Safe Harbor Development President Darby Campbell has been reading and listening to the concerns of small boat owners in St. Petersburg who are unhappy with some elements of his company’s proposal to redevelop the city’s municipal marina.
In a call with the Catalyst, Campbell said he and his team based their vision for the marina on the 2017 Moffatt & Nichol report that indicated the city’s investment in redeveloping the facility would be better served by adding more slips for larger vessels, because of high pent-up demand.
According to a summary of that report posted on the city’s website, “approximately 40 percent of the slips under 28 feet … have lower occupancy and less revenue generation than larger slips.” Additionally, Moffatt & Nichol’s research revealed that, at 36 feet, the municipal marina’s average slip length was significantly smaller than marinas in the rest of the Tampa Bay market, which average around 50 feet.
“The first thing we did was go back to the Moffatt & Nichol study,” he said. “They had been studying and planning the marina for five years.”
However, criticism of Safe Harbor Development’s proposal to eliminate slips under 30 feet in length has led the Nashville-based company to take a look at how it could accommodate smaller boats.
“There’s been a fair amount of folks who are concerned that they’re going to be pushed out of the marina and pushed out of boating because the slips are going to be too big and too expensive,” Campbell said. “That’s not our goal at all. Long story short, I’m gonna figure out a way to find an area where we can build some 20- or 24-foot slips and accommodate those folks that are either already in the marina or some of the folks that want to come to the marina.”
To prove he’s serious, Campbell said he’s commissioned Moffatt & Nichol to help his firm tweak its $30 million proposal for the marina. He said he’s also been in talks with Waterfront Parks Foundation President Phil Graham about concerns that a significant amount of contiguous parkland at Demens Landing would be lost because of additional parking spaces called for in the proposal.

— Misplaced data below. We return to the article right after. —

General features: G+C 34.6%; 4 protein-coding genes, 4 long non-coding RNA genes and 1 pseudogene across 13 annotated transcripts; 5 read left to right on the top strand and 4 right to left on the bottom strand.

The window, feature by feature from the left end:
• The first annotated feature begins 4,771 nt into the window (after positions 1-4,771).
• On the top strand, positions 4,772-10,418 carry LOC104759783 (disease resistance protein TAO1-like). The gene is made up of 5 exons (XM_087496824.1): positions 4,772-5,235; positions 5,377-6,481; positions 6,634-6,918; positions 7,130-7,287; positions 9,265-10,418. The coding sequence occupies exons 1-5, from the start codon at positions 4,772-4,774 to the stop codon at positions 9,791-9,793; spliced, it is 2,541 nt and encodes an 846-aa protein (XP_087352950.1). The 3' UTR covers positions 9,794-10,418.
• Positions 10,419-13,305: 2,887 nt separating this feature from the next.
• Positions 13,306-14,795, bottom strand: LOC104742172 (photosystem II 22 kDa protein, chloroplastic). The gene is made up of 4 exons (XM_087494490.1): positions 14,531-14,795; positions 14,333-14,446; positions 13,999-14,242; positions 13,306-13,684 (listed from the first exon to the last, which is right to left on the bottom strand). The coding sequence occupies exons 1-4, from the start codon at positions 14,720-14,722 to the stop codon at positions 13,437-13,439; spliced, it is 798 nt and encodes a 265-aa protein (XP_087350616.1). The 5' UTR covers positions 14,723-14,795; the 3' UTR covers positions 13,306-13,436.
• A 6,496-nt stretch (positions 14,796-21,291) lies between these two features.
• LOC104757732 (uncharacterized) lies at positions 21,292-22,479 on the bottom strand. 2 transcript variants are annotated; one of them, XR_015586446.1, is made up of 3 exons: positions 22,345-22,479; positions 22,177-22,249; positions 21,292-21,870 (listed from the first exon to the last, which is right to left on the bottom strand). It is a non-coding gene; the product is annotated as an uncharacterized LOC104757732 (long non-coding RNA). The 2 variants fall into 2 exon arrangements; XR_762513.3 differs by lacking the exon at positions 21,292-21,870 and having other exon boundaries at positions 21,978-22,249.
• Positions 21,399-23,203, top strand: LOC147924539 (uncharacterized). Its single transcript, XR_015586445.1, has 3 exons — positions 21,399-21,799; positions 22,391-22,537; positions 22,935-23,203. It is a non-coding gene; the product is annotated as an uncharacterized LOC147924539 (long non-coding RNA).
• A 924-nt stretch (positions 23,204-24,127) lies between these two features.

“I fully intend to do some redesign and make sure that we have some small slips,” Campbell said, adding that “we’ve learned, as you always do in these projects, where the sensitivities are, and obviously here it’s small boats and it’s green space.”
Graham, speaking to the Catalyst, said talks with Safe Harbor Development have been fruitful. “We have made some real progress,” he said. “We’re crafting a letter to respond to their last proposal, which has come a long way from where they started.”
On the topic of boat slips, however, Campbell acknowledged that rental fees will undoubtedly go up. He said Safe Harbor Development will stick with the marina’s existing rate sheet for the first year but add a 10 percent increase across the board. Then it will implement a different pricing structure.
The marina, he said, “is way underpriced based on the market. It just won’t work, long term, based on a $30 million investment. We’ve got to slowly get this marina toward market rate or at least close to it.”
Campbell also responded to concerns about his company’s qualifications to redevelop a large-scale, saltwater municipal marina like St. Pete’s. Although Safe Harbor Development started out as a marina developer, it has since diversified into RV parks, restaurants and theme park attractions. He pointed to Buffalo Harbor Marina in Buffalo, N.Y., as a project similar in size and scope to what the company would be undertaking in St. Pete. With a price tag of $20 million, that project, he said, included the replacement of 1,200 boat slips and a complete overhaul of the facility’s parking, electric and water infrastructure.
“Obviously, when I got there, they were suspect as to what I could do, and could I do what I said I was going to do? But it went great,” Campbell said. “It was a huge project, but we did it on time and on budget. That was our last big marina project, but marinas are where we really focus, and that’s my passion. I’m a boater.”